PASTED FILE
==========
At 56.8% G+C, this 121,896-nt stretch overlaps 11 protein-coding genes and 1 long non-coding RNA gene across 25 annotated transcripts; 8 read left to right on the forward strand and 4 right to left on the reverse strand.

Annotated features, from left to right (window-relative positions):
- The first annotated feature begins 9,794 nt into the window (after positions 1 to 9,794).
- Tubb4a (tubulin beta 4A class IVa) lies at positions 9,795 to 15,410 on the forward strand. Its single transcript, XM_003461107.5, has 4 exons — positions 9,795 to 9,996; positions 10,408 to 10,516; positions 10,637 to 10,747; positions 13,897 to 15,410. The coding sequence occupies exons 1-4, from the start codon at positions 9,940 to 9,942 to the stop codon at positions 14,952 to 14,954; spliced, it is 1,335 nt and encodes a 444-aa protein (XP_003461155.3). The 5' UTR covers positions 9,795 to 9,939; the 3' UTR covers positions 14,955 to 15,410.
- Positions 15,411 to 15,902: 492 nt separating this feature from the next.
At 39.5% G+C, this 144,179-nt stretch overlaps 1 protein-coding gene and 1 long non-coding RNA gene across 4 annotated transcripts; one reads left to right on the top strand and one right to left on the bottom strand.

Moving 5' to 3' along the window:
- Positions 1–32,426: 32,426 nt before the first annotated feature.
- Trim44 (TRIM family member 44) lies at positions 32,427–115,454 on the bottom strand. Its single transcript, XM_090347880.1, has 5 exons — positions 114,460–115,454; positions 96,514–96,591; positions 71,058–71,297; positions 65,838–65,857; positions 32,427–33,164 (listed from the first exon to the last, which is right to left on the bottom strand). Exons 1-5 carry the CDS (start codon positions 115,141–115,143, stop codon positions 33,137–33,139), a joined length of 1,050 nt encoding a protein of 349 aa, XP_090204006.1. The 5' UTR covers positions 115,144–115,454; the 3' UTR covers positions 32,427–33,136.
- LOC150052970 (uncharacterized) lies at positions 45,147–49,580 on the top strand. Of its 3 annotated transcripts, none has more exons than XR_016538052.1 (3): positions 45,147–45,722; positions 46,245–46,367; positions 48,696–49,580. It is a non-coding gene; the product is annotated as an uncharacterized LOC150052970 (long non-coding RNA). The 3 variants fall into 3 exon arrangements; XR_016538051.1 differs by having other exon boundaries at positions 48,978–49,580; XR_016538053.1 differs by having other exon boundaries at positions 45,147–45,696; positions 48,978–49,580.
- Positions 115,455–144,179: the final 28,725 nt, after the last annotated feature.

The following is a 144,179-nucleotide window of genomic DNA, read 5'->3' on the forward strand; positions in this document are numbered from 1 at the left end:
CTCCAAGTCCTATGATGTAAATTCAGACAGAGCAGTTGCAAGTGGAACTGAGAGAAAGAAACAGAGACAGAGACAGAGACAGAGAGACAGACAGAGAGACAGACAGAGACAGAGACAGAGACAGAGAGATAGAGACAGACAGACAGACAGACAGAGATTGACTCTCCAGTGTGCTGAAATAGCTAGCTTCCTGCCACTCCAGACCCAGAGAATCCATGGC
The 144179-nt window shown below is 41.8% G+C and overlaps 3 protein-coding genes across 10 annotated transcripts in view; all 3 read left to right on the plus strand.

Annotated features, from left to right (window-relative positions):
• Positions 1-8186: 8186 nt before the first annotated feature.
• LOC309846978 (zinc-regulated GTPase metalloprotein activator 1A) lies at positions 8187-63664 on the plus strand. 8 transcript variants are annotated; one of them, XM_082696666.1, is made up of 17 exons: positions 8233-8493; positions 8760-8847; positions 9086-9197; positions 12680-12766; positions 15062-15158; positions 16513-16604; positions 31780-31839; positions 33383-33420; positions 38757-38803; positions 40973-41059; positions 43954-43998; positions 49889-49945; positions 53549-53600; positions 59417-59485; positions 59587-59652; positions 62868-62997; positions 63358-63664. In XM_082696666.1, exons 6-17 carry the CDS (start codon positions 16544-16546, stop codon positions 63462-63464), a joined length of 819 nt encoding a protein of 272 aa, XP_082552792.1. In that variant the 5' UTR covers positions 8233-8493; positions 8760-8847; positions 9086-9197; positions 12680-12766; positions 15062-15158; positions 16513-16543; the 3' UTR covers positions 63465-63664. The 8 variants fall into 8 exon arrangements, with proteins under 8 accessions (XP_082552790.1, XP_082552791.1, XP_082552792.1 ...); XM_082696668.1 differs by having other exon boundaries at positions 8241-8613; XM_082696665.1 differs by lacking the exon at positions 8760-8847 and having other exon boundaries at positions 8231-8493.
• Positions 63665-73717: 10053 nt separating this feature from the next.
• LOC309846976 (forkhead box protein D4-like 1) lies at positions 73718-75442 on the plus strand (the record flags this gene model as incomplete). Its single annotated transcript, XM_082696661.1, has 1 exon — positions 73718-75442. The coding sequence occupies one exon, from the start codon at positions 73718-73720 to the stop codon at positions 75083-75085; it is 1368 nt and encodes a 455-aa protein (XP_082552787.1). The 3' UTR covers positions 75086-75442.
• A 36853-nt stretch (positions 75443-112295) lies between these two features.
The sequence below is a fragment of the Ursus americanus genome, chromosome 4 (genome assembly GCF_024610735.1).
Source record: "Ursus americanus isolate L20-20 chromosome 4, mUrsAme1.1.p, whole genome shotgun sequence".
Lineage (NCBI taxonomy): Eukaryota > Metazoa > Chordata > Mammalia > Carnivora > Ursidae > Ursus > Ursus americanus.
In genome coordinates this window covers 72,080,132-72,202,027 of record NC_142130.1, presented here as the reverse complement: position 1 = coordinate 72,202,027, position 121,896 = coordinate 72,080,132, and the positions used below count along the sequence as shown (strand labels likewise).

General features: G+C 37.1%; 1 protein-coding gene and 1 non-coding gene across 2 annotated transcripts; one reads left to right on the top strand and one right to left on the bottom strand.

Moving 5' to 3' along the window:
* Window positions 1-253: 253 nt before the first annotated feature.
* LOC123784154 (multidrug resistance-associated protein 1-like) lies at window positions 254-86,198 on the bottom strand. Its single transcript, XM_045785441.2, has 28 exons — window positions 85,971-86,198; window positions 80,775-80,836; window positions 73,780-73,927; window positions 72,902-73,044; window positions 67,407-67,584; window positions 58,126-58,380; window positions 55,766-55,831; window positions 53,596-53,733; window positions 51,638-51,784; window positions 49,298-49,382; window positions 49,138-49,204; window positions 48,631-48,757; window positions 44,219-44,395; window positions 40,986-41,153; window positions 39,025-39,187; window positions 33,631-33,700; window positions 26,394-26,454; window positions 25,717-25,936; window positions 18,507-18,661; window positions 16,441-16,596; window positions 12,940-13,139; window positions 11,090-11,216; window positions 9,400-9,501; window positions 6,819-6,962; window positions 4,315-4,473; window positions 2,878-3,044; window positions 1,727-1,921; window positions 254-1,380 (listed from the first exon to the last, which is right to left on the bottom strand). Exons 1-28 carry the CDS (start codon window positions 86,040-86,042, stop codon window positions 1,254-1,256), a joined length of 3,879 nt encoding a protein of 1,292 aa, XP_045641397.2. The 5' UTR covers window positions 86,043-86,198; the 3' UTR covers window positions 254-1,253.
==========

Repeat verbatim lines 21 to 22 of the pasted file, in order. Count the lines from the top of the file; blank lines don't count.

The sequence below is a fragment of the Ursus americanus genome, chromosome 4 (genome assembly GCF_024610735.1).
Source record: "Ursus americanus isolate L20-20 chromosome 4, mUrsAme1.1.p, whole genome shotgun sequence".